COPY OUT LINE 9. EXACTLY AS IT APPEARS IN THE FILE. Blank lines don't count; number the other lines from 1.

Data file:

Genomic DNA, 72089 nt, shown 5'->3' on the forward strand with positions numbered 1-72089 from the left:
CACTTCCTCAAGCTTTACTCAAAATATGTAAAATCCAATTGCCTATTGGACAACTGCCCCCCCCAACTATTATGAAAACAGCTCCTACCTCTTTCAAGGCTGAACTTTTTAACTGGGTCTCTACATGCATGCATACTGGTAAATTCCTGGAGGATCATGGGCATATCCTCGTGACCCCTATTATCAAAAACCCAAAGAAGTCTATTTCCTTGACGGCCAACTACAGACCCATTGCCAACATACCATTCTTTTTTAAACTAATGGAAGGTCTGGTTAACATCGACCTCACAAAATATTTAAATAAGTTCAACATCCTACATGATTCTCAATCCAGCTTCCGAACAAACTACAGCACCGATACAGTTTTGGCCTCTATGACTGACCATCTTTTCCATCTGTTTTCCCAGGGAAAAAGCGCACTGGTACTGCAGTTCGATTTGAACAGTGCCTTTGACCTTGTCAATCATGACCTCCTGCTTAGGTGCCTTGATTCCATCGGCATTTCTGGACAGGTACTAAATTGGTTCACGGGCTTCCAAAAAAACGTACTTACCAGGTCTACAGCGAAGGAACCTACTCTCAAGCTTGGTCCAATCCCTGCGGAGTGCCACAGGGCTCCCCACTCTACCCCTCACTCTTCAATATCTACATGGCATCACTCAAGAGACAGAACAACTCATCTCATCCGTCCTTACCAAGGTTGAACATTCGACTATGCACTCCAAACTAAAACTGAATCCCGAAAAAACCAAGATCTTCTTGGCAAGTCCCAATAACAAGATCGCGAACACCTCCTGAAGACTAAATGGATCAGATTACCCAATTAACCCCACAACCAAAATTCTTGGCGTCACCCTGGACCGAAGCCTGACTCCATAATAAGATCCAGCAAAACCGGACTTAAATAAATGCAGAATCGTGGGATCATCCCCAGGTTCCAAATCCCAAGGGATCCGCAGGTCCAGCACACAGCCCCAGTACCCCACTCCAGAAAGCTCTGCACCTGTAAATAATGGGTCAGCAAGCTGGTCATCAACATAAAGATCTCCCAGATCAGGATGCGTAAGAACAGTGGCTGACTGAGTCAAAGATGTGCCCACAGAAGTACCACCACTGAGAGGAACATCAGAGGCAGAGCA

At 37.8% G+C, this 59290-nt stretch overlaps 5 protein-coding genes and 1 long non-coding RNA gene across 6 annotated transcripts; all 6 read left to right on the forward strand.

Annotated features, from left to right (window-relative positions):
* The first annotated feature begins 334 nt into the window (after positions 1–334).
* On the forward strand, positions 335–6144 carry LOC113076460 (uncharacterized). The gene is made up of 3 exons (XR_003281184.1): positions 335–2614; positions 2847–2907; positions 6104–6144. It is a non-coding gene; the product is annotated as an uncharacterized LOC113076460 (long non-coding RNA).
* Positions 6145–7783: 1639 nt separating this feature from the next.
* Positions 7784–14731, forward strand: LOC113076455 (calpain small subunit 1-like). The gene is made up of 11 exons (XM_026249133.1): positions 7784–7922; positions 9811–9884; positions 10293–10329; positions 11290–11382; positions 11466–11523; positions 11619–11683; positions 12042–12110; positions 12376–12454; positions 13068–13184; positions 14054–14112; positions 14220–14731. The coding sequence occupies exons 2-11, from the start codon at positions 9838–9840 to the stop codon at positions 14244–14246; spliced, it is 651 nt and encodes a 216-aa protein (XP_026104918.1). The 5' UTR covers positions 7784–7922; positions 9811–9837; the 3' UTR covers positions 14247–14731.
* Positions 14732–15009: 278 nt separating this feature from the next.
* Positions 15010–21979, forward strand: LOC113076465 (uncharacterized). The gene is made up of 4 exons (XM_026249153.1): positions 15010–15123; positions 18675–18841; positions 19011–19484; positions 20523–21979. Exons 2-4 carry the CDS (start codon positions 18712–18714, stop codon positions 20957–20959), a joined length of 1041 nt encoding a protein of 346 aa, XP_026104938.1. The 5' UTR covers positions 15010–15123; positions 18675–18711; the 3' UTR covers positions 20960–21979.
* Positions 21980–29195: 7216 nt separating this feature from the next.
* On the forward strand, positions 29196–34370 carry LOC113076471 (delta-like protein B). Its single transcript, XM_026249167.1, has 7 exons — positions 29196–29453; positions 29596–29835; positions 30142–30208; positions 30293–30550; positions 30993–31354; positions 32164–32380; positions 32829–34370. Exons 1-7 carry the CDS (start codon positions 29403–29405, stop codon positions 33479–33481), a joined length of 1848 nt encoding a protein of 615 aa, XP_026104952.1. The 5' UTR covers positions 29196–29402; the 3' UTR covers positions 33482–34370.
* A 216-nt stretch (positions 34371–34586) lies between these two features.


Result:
* Positions 14732–15009: 278 nt separating this feature from the next.